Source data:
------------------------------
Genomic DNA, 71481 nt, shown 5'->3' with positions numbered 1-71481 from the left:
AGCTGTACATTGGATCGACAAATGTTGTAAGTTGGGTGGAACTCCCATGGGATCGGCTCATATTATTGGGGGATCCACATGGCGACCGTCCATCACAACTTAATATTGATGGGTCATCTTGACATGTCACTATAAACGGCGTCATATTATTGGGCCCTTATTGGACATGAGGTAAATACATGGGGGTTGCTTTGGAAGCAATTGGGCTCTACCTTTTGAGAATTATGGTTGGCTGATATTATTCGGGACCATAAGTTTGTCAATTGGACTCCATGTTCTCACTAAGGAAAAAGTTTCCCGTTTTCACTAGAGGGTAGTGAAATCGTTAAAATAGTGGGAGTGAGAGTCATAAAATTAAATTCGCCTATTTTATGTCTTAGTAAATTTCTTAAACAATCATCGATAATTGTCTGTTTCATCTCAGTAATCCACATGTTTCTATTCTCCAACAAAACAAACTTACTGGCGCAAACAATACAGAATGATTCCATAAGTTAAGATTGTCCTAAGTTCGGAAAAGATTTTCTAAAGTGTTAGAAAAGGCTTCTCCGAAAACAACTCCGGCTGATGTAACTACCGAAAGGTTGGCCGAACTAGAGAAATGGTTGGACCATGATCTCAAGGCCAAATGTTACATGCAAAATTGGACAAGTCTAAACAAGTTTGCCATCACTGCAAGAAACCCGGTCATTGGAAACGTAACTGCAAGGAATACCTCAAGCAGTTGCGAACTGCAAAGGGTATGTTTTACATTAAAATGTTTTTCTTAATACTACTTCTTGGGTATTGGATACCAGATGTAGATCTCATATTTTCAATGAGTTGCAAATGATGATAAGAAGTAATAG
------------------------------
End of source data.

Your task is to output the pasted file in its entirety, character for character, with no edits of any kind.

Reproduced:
Genomic DNA, 71481 nt, shown 5'->3' with positions numbered 1-71481 from the left:
AGCTGTACATTGGATCGACAAATGTTGTAAGTTGGGTGGAACTCCCATGGGATCGGCTCATATTATTGGGGGATCCACATGGCGACCGTCCATCACAACTTAATATTGATGGGTCATCTTGACATGTCACTATAAACGGCGTCATATTATTGGGCCCTTATTGGACATGAGGTAAATACATGGGGGTTGCTTTGGAAGCAATTGGGCTCTACCTTTTGAGAATTATGGTTGGCTGATATTATTCGGGACCATAAGTTTGTCAATTGGACTCCATGTTCTCACTAAGGAAAAAGTTTCCCGTTTTCACTAGAGGGTAGTGAAATCGTTAAAATAGTGGGAGTGAGAGTCATAAAATTAAATTCGCCTATTTTATGTCTTAGTAAATTTCTTAAACAATCATCGATAATTGTCTGTTTCATCTCAGTAATCCACATGTTTCTATTCTCCAACAAAACAAACTTACTGGCGCAAACAATACAGAATGATTCCATAAGTTAAGATTGTCCTAAGTTCGGAAAAGATTTTCTAAAGTGTTAGAAAAGGCTTCTCCGAAAACAACTCCGGCTGATGTAACTACCGAAAGGTTGGCCGAACTAGAGAAATGGTTGGACCATGATCTCAAGGCCAAATGTTACATGCAAAATTGGACAAGTCTAAACAAGTTTGCCATCACTGCAAGAAACCCGGTCATTGGAAACGTAACTGCAAGGAATACCTCAAGCAGTTGCGAACTGCAAAGGGTATGTTTTACATTAAAATGTTTTTCTTAATACTACTTCTTGGGTATTGGATACCAGATGTAGATCTCATATTTTCAATGAGTTGCAAATGATGATAAGAAGTAATAG